Levitan was active in the computer-aided design community. He was a past chair of the Association for Computing Machinery Special Interest Group on Design Automation (SIGDA). He served on the ACM/IEEE design automation executive committee 1998-2008 and was general chair of the 44th Design Automation Conference in 2007.

Chiarulli said Levitan had an extraordinary ability to listen. “He didn’t teach by telling students what to do, but by listening and guiding, helping them get there themselves.”

Former ECE department chair Bill Stanchina said Levitan was “not only a very good teacher, but a very popular teacher – lots of students would go to him for guidance, letters of reference or other help.”

ECE faculty member Sam Dickerson said, “He was beloved by students and by faculty. He was a successful researcher and also a highly valued undergraduate educator. He was a fantastic instructor.”

Dickerson completed his graduate work at Pitt under Levitan’s supervision and together they founded NanoPhoretics LLC, based on lab-on-chip technology for detecting drug-resistant bacteria.

Levitan valued diversity in his lab, Dickerson said. “He always would maintain a nice mix of people from all backgrounds – different cultural backgrounds, different social statuses.”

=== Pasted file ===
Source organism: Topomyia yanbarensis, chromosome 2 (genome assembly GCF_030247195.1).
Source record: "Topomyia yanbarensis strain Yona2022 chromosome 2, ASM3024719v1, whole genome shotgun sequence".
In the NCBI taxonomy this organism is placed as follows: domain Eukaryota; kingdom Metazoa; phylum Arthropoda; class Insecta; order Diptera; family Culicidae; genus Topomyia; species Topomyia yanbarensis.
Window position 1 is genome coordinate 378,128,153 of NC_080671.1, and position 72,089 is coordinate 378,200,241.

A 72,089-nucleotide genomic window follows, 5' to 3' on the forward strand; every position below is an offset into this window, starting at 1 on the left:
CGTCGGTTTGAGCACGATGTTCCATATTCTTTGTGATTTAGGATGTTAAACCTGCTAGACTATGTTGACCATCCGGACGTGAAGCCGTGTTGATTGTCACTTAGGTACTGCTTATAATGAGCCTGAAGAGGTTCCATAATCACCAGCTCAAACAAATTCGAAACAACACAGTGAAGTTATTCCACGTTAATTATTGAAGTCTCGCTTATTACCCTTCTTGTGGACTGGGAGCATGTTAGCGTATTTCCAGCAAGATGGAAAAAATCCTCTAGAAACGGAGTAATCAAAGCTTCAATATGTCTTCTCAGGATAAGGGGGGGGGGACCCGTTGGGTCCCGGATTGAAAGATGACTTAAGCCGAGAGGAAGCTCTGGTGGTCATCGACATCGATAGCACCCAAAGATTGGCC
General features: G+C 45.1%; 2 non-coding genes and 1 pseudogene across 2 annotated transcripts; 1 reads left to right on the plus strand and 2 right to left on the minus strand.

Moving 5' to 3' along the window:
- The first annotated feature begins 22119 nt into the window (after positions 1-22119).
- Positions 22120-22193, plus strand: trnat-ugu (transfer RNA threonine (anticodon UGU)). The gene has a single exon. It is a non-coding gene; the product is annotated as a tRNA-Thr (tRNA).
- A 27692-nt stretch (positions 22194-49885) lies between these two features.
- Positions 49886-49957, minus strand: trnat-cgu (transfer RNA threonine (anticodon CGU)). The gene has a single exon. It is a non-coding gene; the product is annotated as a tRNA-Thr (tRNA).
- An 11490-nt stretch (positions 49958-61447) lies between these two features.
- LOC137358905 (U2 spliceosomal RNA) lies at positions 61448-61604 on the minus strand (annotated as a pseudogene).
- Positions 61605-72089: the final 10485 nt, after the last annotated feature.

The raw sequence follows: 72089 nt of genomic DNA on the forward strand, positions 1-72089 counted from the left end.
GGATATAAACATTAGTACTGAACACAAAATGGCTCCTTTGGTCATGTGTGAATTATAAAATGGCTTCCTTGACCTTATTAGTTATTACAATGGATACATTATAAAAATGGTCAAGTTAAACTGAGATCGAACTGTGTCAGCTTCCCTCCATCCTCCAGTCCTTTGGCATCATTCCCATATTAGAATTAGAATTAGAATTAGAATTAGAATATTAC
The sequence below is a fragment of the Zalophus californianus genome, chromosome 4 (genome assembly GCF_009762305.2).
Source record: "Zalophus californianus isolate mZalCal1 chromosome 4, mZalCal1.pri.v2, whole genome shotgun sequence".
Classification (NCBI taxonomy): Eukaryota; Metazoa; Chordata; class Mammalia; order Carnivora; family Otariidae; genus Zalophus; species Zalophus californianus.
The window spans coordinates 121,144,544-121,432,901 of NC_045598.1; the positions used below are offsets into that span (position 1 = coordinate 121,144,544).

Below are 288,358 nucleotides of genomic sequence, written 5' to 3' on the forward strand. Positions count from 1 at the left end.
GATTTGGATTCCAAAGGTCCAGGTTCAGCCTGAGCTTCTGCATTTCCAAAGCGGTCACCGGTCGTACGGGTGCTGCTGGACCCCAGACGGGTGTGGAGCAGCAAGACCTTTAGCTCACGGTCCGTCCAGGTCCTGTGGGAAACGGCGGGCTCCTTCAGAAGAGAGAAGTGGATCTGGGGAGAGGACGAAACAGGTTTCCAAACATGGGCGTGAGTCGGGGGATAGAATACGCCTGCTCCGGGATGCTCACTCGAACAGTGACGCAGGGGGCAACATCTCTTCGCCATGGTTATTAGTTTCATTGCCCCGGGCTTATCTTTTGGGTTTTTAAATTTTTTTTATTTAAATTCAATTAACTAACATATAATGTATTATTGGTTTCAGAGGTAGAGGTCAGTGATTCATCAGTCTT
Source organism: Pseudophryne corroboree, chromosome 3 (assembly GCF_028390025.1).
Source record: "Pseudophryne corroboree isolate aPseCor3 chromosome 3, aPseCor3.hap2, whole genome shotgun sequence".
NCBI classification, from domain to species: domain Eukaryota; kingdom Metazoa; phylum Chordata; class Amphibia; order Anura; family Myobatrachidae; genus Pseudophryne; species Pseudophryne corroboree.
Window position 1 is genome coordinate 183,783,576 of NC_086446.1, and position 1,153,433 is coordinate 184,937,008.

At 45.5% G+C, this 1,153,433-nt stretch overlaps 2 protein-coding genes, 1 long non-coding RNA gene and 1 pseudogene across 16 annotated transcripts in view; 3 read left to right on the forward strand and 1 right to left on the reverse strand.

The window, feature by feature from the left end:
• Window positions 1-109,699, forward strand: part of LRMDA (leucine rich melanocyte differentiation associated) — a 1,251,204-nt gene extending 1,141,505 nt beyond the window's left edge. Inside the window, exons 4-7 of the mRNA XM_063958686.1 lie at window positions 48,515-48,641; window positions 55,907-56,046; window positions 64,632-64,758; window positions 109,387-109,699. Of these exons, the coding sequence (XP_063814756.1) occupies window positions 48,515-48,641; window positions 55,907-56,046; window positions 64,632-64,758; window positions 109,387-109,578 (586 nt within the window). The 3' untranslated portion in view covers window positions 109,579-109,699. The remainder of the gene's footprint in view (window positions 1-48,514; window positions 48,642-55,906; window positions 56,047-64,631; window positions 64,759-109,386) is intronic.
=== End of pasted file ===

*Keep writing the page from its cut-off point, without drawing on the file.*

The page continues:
Dickerson said Levitan went beyond the traditional student-professor relationship with his graduate students. “He would go out and buy me lunch to make sure I had food to eat. That’s the type of concern he had for students in his lab,” Dickerson said. “He really cared about us.”

Dickerson said Levitan’s graduate students all took longer than is typical to earn their degrees. “He was not the type to hand students projects that were an extension of his own work to complete,” Dickerson said. “We had to come up with our own research, our own idea. He didn’t package things and say ‘Here is your dissertation.’

“He made sure when we finished we were independent researchers, not an extension of what he was doing at the time.”

Dickerson said he found it intimidating to return in 2015 as a faculty member in the Swanson school, but Levitan continued his mentoring. “It was important to him to see I became successful.”

He said Levitan also cared about undergraduate education, taking time recently to develop a new simulation elective for upper level undergraduates. “He didn’t just care about his research,” said Dickerson, who will be instructing the course for the remainder of the term.

Stanchina said Levitan was a pillar of the department, having been a founding member of the computer engineering program. Dickerson agreed. “His fingerprints are on a lot of the curriculum,” Dickerson said. “There are a lot of materials in lab courses today that spring from things he developed. He was an integral part of this department.”

Levitan’s caring nature extended to colleagues as well. Stanchina remembered him as the faculty member who took him to dinner and showed him the city during his interview visit 11 years ago. “He was very generous and kind in showing me around Pittsburgh,” Stanchina said.

Levitan’s warm welcome set the tone for the entire visit, a gesture Stanchina saw repeated many times over. “He would go out of his way to be that proactive spokesman for the University of Pittsburgh and for its programs,” Stanchina said. “He was very kind and warm toward others.”

—Kimberly K. Barlow